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Episode 97 Affairs of Honor

Duels were common in America until the end of the Civil War. They were most common in the south where the slightest offense could result in a challenge with duelists following a “polite” code of honor.

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Duels. When we hear of them we’re transported to a field at first light where two men stand, pistols at the ready, as they prepare to settle a question of honor. The names Aaron Burr and Alexander Hamilton may come to mind.

No one knows the exact date of the first duel but we know duels of chivalry were fought by knights in the Middle Ages. By the mid 16th century, the most familiar duel, the duel of honor, was on the rise among European nobles. Even the hint of insult, from a gentleman’s integrity and courage to the honor of a woman, could provoke a challenge.

As the popularity of the custom grew, so did criticism. In 1614 English philosopher and statesman Francis Bacon argued in favor of abolishing the duel saying it was “a desperate evil that troubled peace and brought about calamity. “

There were countless efforts to outlaw them but the practice continued and was brought to the New World. The first recorded duel in America took place in the Massachusetts Colony in 1621. Two servants chose daggers and were wounded. The men survived and faced punishment for engaging in the duel because it was a practice reserved for gentlemen, not servants.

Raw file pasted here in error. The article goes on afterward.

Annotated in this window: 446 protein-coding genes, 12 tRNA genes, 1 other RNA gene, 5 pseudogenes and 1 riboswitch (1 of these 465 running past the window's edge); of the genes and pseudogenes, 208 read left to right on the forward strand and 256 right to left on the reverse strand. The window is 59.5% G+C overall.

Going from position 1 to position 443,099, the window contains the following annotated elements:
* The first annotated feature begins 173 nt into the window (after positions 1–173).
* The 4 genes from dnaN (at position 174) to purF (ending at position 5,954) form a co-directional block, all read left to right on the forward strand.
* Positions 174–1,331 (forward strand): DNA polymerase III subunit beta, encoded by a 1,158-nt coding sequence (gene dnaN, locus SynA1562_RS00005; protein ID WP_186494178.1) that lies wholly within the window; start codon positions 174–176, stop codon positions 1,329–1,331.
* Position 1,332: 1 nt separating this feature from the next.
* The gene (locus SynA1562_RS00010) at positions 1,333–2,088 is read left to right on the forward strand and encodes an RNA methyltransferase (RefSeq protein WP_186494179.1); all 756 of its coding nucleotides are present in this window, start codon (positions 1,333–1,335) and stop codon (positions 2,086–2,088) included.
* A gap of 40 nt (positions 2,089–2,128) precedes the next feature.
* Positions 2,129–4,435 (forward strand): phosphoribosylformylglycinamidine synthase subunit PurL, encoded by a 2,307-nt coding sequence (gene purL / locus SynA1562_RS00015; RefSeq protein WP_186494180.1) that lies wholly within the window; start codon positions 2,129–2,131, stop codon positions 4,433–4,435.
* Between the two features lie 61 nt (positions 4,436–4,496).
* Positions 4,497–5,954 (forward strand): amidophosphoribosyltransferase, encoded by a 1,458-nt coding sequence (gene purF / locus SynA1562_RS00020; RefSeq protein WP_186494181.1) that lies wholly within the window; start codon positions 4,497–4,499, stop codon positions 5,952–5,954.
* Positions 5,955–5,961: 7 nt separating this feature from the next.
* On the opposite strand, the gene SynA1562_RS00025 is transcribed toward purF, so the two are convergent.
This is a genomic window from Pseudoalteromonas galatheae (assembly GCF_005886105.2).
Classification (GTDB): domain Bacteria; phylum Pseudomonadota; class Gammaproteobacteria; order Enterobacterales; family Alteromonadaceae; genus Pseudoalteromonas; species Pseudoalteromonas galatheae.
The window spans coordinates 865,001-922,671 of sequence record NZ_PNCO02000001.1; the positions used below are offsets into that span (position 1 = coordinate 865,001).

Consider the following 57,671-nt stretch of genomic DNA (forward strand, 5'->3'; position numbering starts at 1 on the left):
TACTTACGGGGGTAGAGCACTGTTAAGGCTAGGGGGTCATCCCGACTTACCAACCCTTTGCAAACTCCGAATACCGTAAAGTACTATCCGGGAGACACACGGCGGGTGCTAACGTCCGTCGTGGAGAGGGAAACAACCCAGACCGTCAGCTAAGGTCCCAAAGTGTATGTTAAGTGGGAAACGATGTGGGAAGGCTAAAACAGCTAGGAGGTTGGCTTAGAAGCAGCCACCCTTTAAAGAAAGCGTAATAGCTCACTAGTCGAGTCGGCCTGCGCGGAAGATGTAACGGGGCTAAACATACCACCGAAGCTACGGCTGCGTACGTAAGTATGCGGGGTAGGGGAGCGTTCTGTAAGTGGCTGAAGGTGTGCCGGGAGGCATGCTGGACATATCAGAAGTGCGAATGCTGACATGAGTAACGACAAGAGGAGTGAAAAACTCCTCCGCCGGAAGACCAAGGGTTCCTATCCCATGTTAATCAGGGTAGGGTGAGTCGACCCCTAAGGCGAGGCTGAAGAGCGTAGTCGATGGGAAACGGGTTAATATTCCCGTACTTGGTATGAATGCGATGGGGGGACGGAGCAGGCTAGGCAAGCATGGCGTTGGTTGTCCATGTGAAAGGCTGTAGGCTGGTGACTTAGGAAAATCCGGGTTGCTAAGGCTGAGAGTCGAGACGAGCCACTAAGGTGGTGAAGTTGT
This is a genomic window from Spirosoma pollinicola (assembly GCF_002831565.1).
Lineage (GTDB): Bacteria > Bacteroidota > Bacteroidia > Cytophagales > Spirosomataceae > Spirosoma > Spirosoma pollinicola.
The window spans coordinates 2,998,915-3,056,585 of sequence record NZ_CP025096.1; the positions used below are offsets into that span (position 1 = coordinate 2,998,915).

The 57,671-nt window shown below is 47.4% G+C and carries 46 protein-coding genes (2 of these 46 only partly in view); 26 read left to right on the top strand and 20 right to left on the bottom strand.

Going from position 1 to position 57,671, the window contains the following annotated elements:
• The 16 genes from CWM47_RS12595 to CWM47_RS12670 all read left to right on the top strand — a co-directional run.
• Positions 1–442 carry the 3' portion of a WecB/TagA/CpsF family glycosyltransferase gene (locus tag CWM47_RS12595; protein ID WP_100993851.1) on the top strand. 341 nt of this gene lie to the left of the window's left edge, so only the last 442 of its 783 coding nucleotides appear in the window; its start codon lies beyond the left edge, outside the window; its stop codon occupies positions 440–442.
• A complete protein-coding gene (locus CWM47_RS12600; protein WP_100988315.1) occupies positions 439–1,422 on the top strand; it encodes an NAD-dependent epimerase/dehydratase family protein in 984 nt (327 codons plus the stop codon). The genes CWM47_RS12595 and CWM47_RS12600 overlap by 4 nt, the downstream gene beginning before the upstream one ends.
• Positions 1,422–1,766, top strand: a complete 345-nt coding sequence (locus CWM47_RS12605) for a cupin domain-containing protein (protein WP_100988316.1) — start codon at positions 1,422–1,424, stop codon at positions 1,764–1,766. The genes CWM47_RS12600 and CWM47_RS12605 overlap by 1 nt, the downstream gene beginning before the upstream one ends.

There had been hope that the New World would be free of what was known as the “sin of the duel”. They would be rare until the Revolutionary war era. 

Benjamin Franklin spoke out about duels and challenged the reasoning behind them in a 1784 letter asking: “How can such miserable Sinners as we are entertain so much Pride, as to conceit that every Offence against our imagined Honour merits Death?” 

The criticism of the practice did little to deter it. Duels were fought in the United States well into the late 19th century. They were most popular in the antebellum South.

This is the story of affairs of honor 

Illustration of Jackson-Dickinson duel, 1806, public domain
Steven Decatur. 46 American communities are named for the Naval hero who was killed in a duel in 1820
A majority of duels were between men but women occasionally defended their own honor. This is an artist sketch of rumored “Petticoat Duel”

Episode Sources

Field of Honor: A Complete and Comprehensive History of Duelling in All Countries. 1884

Savannah Duels. Chatham County GaArchives History. 1923

Dueling. Encyclopedia of Arkansas. 15 March 2013

8 Legendary Duels. History

“Mourn Columbia!”: The Death and Legacy of Stephen Decatur. White House History. November 25, 2019.

The History of Dueling in America. PBS American Experience

In the Defense of Honor: The Rise and Fall of Dueling in America. Ultimate History ProjectBefore Burr shot Hamilton, this 1800s Kentucky duel ended in bloodshed. Courier Journal. June 13, 2019.

Episode Music

Lost, Almost in F Tranquility and Lost Frontier by Kevin MacLeod. Licensed under a Creative Commons Attribution 4.0 license. Source:

Northern Lights by Chris Haugen, Spirit of Fire by Jesse Gallagher and Alone with my Thoughts by Esther Abrami Licensed under Creative Commons

Theme Song “Dark & Troubled” by Pantherburn. Special thanks to Phillip St Ours for permission for use.